With all the wiring done next it was onto the code.

As I said above the goal was to get the motors controlled by a USB gamepad. The gamepad I used is a Saitek P380 (Amazon UK / Amazon US). I bought mine in PC World for about £10.00 For this I decided to use Python as learning to code properly in Python is one of my 2013 resolutions. Also, Python has a nice library in Raspbian for the GPIO pins and I knew that Pygame which works with Python 2.6x had the ability to read USB gamepads.

After figuring out all the mad stuff to do with getting the motors to work on the Arduino I was delighted that using Python and the GPIO library I got the motor to spin with no real problems.

After a bit of hunting on the Internet I got the code to read the USB gamepad and depending on how you push/pull the analog sticks the motors turned.  Effectively allowing you to drive the vehicle like a tank with independent control for both wheels.

Here is the code I used. It is very simplistic as my hope is that it will be easily understandable by others so it can form the basis of something more interesting. I would expect with a bit of effort even I could reduce the code to about a 3rd of its current size and someone who can code properly could get it even shorter. But for this exercise I wanted to literally show every step in the sequence so it is easy to read, easy to understand and east to adapt.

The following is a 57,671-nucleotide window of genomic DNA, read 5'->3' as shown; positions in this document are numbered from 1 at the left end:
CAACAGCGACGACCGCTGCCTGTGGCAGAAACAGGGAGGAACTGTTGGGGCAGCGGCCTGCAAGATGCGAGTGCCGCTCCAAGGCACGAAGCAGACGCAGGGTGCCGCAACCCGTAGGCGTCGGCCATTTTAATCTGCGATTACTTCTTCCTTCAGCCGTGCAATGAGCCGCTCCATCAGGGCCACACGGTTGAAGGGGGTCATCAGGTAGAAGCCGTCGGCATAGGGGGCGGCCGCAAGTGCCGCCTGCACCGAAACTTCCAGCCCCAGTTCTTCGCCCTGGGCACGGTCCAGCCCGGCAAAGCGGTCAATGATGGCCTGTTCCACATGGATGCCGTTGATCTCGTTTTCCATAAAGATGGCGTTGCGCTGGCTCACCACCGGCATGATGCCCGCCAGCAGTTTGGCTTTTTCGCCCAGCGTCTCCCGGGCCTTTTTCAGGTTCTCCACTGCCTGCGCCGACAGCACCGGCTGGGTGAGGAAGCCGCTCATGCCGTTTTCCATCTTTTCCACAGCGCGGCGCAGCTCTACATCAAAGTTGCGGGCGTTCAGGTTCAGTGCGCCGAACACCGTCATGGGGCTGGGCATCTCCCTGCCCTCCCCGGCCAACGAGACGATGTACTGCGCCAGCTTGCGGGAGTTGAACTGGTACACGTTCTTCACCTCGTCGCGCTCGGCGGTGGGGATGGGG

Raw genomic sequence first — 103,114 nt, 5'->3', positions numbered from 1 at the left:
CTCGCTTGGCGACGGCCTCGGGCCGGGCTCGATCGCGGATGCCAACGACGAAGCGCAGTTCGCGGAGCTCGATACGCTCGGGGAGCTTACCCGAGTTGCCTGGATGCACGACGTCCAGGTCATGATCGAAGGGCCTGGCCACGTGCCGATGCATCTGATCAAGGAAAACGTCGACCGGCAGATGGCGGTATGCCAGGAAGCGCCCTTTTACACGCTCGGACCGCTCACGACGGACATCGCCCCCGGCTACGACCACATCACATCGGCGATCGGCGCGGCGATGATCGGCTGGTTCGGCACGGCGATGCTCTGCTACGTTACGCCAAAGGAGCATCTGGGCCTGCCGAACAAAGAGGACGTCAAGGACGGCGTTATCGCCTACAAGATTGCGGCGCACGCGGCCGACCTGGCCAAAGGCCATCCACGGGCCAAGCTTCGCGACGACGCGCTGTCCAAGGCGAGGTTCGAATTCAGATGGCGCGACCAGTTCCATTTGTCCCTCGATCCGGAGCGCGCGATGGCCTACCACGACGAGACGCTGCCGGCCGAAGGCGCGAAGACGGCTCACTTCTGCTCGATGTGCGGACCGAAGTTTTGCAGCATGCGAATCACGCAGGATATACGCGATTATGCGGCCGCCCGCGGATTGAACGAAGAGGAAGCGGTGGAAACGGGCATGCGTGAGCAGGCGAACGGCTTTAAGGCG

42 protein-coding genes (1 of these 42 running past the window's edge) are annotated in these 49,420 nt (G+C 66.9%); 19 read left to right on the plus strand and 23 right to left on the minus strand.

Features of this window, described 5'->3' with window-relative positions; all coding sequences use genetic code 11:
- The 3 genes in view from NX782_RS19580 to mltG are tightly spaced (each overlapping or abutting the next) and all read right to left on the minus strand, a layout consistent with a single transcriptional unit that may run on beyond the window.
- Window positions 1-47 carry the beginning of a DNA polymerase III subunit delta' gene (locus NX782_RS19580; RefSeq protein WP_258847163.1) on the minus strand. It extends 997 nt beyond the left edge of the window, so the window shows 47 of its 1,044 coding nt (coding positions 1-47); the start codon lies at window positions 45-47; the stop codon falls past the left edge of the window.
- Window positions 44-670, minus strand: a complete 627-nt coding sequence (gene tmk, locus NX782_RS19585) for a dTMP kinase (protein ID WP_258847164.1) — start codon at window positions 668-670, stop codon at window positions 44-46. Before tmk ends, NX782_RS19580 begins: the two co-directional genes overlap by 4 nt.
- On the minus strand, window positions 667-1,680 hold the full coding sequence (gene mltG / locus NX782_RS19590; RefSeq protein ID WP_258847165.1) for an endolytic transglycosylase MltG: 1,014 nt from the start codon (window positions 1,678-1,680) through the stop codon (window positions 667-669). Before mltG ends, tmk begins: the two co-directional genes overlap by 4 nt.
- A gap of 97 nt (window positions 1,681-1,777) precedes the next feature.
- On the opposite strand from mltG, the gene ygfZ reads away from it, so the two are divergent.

#!/usr/bin/env python

import os, sys, pygame 
from pygame import locals
import time
import RPi.GPIO as GPIO

GPIO.setmode(GPIO.BOARD)
GPIO.cleanup()

# set the delay between steps
stepDelay = 0.002

# set up motor 1
GPIO.setup(8, GPIO.OUT)
GPIO.setup(16, GPIO.OUT)
GPIO.setup(18, GPIO.OUT)
GPIO.setup(22, GPIO.OUT)

GPIO.output(8, GPIO.LOW)
GPIO.output(16, GPIO.LOW)
GPIO.output(18, GPIO.LOW)
GPIO.output(22, GPIO.LOW)

# set up motor 2
GPIO.setup(11, GPIO.OUT)
GPIO.setup(13, GPIO.OUT)
GPIO.setup(15, GPIO.OUT)
GPIO.setup(21, GPIO.OUT)

GPIO.output(11, GPIO.HIGH)
GPIO.output(13, GPIO.HIGH)
GPIO.output(15, GPIO.HIGH)
GPIO.output(21, GPIO.HIGH)


os.environ["SDL_VIDEODRIVER"] = "dummy"
pygame.init()

pygame.joystick.init() # main joystick device system

deadZone = 0.6 # make a wide deadzone
m1 = 0 # motor 1 (1 = forward / 2 = backwards)
m2 = 0 # motor 2 (1 = forward / 2 = backwards)
try:
   j = pygame.joystick.Joystick(0) # create a joystick instance
   j.init() # init instance
   print 'Enabled joystick: ' + j.get_name()
except pygame.error:
   print 'no joystick found.'


while 1: